Earlier this week, I’d discussed some important developments for taxpayers ahead of the June 1, 2020, filing deadline. The other topic I’d discussed was the Canada Emergency Response Benefit (CERB). Applications for the “third phase” of CERB payments opened earlier this month and will extend into early June. The Canada Revenue Agency (CRA) has already seen the adoption of radical policies to combat the COVID-19 pandemic. Are there more surprises on the horizon?
CRA: The CERB explosion
The CERB provides a taxable $500 monthly payment to Canadians who are eligible. Those who are eligible suffered a job loss or a significant reduction in wages. Over two million Canadians lost their jobs in April. Provincial governments are set to re-open in the weeks and months again, but there will be no quick fix to the economic destruction the lockdowns have wrought.
As of early May, over 11 million Canadians had applied for the CERB. The CRA had already made payouts to over eight million applicants. These stunning numbers illustrate how dire this economic crisis is. The CERB has become a lifeline for many Canadians who have been pushed to the edge of financial disaster. However, as I’d discussed above, these payments have a time limit. Could the CRA change this in the weeks ahead?
Are changes coming to the CERB?
This past week, fellow contributor Vishesh Raisinghani asked whether CERB payments could become permanent. After all, the Trudeau Liberals were voted into a majority government back in 2015 with Universal Basic Income on their platform. There were a few municipal pilots since the election win, but even these were very narrow in scope.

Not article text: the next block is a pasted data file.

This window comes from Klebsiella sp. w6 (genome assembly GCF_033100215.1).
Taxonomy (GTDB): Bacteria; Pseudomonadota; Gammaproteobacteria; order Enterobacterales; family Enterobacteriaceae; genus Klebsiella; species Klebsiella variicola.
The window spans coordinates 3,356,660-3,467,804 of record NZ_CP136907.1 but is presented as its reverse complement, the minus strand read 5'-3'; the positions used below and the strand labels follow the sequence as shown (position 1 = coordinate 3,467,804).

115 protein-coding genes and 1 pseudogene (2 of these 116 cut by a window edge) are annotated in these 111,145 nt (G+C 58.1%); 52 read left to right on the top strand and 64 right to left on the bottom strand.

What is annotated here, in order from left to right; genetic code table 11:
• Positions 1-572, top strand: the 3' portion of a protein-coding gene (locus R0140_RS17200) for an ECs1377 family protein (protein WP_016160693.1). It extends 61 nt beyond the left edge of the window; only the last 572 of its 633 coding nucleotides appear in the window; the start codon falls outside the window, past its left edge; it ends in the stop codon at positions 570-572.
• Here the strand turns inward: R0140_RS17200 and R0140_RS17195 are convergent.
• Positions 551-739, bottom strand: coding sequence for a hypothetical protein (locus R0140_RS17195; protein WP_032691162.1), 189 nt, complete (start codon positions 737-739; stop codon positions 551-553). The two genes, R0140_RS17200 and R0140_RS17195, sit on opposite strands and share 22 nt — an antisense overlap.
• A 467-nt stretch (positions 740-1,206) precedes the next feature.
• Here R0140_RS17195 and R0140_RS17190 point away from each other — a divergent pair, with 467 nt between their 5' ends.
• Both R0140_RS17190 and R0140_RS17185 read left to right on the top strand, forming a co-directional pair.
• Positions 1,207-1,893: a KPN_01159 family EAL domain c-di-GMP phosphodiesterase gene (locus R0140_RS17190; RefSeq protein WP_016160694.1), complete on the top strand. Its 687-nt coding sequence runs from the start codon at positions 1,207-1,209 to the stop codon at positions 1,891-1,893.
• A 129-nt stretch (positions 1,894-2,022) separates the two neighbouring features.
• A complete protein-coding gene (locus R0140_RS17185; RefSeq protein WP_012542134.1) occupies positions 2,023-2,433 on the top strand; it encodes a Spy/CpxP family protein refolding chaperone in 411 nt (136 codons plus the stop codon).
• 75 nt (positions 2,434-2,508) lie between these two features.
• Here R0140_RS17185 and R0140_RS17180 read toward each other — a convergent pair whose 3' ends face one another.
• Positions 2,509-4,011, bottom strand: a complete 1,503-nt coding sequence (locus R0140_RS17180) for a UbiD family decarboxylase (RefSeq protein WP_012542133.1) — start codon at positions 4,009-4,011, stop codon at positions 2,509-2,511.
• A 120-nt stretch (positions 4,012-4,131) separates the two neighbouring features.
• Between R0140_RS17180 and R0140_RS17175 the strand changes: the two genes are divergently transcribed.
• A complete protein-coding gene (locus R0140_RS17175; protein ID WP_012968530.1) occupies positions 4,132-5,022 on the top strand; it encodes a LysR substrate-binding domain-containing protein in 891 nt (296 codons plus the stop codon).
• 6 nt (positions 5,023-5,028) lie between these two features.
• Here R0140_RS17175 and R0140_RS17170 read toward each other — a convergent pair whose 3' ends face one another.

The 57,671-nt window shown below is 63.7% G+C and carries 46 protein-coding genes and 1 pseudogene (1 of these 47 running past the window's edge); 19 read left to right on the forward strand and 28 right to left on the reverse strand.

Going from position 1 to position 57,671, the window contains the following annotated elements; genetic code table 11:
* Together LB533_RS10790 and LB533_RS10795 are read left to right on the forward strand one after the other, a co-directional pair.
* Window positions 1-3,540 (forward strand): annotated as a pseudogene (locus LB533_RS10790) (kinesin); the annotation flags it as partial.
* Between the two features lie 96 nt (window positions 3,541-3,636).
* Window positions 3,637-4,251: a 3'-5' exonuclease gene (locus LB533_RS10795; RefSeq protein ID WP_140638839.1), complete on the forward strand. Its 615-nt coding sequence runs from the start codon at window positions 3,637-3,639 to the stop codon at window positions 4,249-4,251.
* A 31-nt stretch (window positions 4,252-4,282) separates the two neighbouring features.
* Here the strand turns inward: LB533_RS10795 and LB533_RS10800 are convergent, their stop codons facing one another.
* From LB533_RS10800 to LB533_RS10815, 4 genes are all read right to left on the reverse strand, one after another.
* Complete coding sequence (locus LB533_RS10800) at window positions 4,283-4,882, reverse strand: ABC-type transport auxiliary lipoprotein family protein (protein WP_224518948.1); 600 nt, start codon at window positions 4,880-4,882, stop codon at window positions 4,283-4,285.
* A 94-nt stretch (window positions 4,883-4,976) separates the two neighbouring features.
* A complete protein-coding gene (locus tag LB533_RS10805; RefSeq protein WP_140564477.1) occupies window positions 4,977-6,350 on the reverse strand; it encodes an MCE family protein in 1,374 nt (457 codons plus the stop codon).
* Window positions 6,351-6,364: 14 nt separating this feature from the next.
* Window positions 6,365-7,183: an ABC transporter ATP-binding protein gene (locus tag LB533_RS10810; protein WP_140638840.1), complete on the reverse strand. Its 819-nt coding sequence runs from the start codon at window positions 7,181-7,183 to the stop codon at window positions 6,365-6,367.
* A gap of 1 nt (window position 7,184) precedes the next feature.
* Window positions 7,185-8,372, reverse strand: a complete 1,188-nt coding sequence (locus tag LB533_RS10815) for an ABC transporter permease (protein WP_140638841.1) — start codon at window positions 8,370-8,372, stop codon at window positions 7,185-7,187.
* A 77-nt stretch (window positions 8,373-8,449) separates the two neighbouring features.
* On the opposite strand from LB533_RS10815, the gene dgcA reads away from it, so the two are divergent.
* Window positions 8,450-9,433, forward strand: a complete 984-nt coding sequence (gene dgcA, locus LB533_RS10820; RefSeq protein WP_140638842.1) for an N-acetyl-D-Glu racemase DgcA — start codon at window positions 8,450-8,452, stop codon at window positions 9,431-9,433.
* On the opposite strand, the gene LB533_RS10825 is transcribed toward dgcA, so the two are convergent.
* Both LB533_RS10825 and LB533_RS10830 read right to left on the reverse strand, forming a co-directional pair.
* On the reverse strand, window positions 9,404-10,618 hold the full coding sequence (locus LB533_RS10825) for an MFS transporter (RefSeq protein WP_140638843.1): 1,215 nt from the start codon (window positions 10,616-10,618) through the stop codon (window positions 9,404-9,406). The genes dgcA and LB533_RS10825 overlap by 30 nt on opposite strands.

The continuation of CERB payments via the CRA could represent a realization of this revolutionary idea. History shows us that it is not so easy to withdraw a popular and radical social spending program. CERB applicants who have received payments from a job loss in March will see the program conclude in July. Provincial re-openings are progressing at a snail’s pace, which means the jobs lost are unlikely to return in great numbers by the end of the summer. An extension of the CERB may be on the table in 2020 and beyond.
An alternative: Invest in income-generating equities
For those who have received CERB payments from the CRA in 2020, and even those who haven’t, now is a good time to explore alternatives as a back-up plan. Fortunately, the stock market pullback has driven down the price of some attractive dividend stocks.
Enbridge is a Canadian energy behemoth. Like its peers, it has been hit hard in 2020 as the price of oil and gas plunged due to cratering demand. Shares of Enbridge have dropped 11% in 2020 as of close on May 21. However, the stock has increased 12% month over month at the time of this writing.
There is a lot to like about Enbridge right now. Shares last had a favourable price-to-book value of 1.4. Enbridge last declared a quarterly dividend of $0.81 per share. This represents a monster 7.3% yield. Moreover, the company has achieved dividend growth for 24 consecutive years.
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Fool contributor Ambrose O'Callaghan has no position in any of the stocks mentioned. The Motley Fool owns shares of and recommends Enbridge.